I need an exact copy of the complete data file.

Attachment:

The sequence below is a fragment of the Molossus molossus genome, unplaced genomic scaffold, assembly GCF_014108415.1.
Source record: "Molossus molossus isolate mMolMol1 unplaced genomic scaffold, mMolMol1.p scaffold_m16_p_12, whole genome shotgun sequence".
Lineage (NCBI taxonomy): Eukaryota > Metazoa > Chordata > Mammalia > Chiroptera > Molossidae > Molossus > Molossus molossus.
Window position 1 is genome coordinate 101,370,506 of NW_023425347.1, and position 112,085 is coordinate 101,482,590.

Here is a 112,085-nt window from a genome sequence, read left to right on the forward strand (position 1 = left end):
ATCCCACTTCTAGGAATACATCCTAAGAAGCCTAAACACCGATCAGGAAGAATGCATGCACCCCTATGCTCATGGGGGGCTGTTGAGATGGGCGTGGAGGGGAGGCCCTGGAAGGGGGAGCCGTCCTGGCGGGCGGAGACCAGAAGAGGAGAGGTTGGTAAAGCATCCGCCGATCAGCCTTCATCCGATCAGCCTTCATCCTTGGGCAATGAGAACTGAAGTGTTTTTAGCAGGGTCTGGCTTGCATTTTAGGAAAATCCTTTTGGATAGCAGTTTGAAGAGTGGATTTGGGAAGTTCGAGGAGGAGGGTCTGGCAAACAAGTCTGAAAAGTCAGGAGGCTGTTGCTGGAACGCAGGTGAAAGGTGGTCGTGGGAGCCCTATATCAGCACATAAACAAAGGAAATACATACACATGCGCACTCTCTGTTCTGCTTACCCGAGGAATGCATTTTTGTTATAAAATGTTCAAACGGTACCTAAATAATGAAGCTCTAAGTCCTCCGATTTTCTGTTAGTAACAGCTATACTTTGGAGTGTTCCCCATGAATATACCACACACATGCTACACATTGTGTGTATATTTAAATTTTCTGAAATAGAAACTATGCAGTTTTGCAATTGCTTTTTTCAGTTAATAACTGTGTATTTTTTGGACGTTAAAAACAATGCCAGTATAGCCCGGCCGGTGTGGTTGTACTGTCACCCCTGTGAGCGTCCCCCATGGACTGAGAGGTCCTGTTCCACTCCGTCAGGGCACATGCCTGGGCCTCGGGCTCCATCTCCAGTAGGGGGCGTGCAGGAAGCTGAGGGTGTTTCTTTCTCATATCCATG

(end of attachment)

The sequence below is a fragment of the Molossus molossus genome, unplaced genomic scaffold, assembly GCF_014108415.1.
Source record: "Molossus molossus isolate mMolMol1 unplaced genomic scaffold, mMolMol1.p scaffold_m16_p_12, whole genome shotgun sequence".
Lineage (NCBI taxonomy): Eukaryota > Metazoa > Chordata > Mammalia > Chiroptera > Molossidae > Molossus > Molossus molossus.
Window position 1 is genome coordinate 101,370,506 of NW_023425347.1, and position 112,085 is coordinate 101,482,590.

Here is a 112,085-nt window from a genome sequence, read left to right on the forward strand (position 1 = left end):
ATCCCACTTCTAGGAATACATCCTAAGAAGCCTAAACACCGATCAGGAAGAATGCATGCACCCCTATGCTCATGGGGGGCTGTTGAGATGGGCGTGGAGGGGAGGCCCTGGAAGGGGGAGCCGTCCTGGCGGGCGGAGACCAGAAGAGGAGAGGTTGGTAAAGCATCCGCCGATCAGCCTTCATCCGATCAGCCTTCATCCTTGGGCAATGAGAACTGAAGTGTTTTTAGCAGGGTCTGGCTTGCATTTTAGGAAAATCCTTTTGGATAGCAGTTTGAAGAGTGGATTTGGGAAGTTCGAGGAGGAGGGTCTGGCAAACAAGTCTGAAAAGTCAGGAGGCTGTTGCTGGAACGCAGGTGAAAGGTGGTCGTGGGAGCCCTATATCAGCACATAAACAAAGGAAATACATACACATGCGCACTCTCTGTTCTGCTTACCCGAGGAATGCATTTTTGTTATAAAATGTTCAAACGGTACCTAAATAATGAAGCTCTAAGTCCTCCGATTTTCTGTTAGTAACAGCTATACTTTGGAGTGTTCCCCATGAATATACCACACACATGCTACACATTGTGTGTATATTTAAATTTTCTGAAATAGAAACTATGCAGTTTTGCAATTGCTTTTTTCAGTTAATAACTGTGTATTTTTTGGACGTTAAAAACAATGCCAGTATAGCCCGGCCGGTGTGGTTGTACTGTCACCCCTGTGAGCGTCCCCCATGGACTGAGAGGTCCTGTTCCACTCCGTCAGGGCACATGCCTGGGCCTCGGGCTCCATCTCCAGTAGGGGGCGTGCAGGAAGCTGAGGGTGTTTCTTTCTCATATCCATG